The Environmental Continuum: Reply to Alex Epstein
By Bryan Caplan
Alex Epstein, author of The Moral Case for Fossil Fuels, replies to my criticism and questions over at Forbes.com. Overall, I’m dissatisfied with his responses. Here’s why, point by point. Alex is in blockquotes, I’m not.
I’ll address some of his technical questions later on, but I want to
acknowledge that I have not fully worked out how the government should
handle every form of pollution and welcome the contribution of others in
doing so. But here’s my contention: we cannot come up with the best
policies until we all agree on the baseline question of whether we are
to use a humanist or naturist standard of value.
Alex makes it sound like there’s a binary choice: either we go 100% with the humanist standard or 100% with the naturist standard. But it’s entirely possible to go with a weighted average: say 85% humanist, 15% naturist, or 50/50, or whatever. And as far as I can tell, most people do in fact take an intermediate position, though almost everyone leans humanist.
Given this continuum of possible positions, it’s extremely unlikely we will ever “all agree” on the correct weights. Fortunately, Alex exaggerates the importance of this improbable consensus. With simple democratic voting, for example, the best policies will be adopted as long as 50%+1 accept the correct weights. In any case, Alex’s case for fossil fuels remains effective as long as most people put high weight on the humanist side.
I disagree with Caplan’s assessment of the state of our debate, that
“Most people, laymen and philosophers alike, think we should protect the
environment primarily for the sake of humanity.” Most people,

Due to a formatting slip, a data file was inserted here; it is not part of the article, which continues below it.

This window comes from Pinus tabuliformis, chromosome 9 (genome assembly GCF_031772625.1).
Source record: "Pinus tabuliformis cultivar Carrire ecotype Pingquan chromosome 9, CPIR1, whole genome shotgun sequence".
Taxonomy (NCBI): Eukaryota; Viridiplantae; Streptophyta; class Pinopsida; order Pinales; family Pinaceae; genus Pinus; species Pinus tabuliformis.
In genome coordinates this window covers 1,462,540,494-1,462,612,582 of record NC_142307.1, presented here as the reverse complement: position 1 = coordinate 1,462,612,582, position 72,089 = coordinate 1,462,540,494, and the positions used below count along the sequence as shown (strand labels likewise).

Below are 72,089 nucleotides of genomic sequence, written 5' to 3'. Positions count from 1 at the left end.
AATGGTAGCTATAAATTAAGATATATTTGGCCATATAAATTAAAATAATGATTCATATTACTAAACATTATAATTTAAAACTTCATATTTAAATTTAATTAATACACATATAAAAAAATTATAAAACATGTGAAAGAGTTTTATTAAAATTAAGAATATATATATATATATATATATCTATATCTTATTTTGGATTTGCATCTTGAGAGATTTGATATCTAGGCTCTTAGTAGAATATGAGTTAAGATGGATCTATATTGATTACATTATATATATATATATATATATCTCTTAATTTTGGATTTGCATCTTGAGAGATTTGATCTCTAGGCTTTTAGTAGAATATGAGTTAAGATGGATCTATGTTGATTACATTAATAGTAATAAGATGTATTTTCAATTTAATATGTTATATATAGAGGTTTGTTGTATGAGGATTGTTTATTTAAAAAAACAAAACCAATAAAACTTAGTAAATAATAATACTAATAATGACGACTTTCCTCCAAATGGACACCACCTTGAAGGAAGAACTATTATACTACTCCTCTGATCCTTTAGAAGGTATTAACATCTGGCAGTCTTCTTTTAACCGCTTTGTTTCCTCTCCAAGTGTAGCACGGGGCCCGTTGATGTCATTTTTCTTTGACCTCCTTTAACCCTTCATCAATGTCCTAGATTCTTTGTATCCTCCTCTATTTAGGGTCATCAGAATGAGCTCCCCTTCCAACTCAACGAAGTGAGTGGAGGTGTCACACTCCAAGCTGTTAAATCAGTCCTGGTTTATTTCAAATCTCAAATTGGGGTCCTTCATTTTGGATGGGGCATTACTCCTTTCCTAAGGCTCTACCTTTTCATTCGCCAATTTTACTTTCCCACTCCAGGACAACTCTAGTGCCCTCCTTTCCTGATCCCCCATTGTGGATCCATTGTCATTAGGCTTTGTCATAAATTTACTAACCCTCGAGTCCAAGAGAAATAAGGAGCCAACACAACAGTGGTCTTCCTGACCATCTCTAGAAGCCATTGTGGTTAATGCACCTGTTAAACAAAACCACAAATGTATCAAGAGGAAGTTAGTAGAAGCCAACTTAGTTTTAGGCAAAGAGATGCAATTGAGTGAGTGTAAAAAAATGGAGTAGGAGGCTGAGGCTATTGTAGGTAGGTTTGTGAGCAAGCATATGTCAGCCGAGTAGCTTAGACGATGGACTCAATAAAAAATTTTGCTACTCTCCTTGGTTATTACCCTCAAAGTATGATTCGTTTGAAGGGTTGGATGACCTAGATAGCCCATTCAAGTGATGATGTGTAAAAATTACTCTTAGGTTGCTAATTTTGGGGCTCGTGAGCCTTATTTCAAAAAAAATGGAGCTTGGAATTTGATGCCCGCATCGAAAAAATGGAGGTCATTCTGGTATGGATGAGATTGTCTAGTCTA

laymen and philosophers alike, have been exposed to sloppy thinking
about standard of value (and to environmentalist propaganda) since
youth. Thus, most people routinely devalue human life and routinely
demean the profound value that is fossil fuels.
The key word in my statement is “primarily.” Yes, there is plenty of naturist rhetoric out there – plus a dollop of sheer misanthropy. But few people take it very seriously. How can we tell? For starters, look at what Americans’ name as the nation’s “most important problem.” “The economy” almost always tops the list. “The environment” is near the bottom.
Alternately, consider how rarely mainstream politicians advocate any specific policies that clearly impoverish most of their citizens for the sake of unspoiled nature. If voters took naturist standards seriously, politicians could win major elections by saying, “I’m going to impose a 300% tax on fossil fuels to save Mother Earth,” or “I’m going to ban meat-eating.” This rarely happens.
Alex then moves on to the three questions I posed to him.
1) How does your view functionally diverge from the “common good”
view you condemn as “immoral”? If talk about individual rights means
anything, shouldn’t there be noteworthy cases where you favor stricter
pollution controls than utilitarians? Weaker controls?”
Let’s assume that the utilitarians in question, unlike most
utilitarians in practice today, have an objective, unprejudiced, and
informed assessment of the nature of fossil fuels’ impacts on human
life. Such a utilitarian, for example, would be absolutely against a tax
on CO2, properly recognizing that as a tax on progress for the sake of
avoiding a problem (climate danger) to which fossil fuels are a major
part of the solution.
“Absolutely against” is a serious overstatement. A sensible utilitarian could recognize that fossil fuels are part of the solution, but still insist that a moderate carbon tax is also part of the solution. Indeed, the sensible utilitarian might say, “Imposing a moderate carbon tax increases the incentive to find ways to produce energy with lower carbon emissions.” The fact that we use fossil fuels to clean up fossil fuels does not imply that taxing fossil fuels is self-defeating; you’ve got to look at the net effect.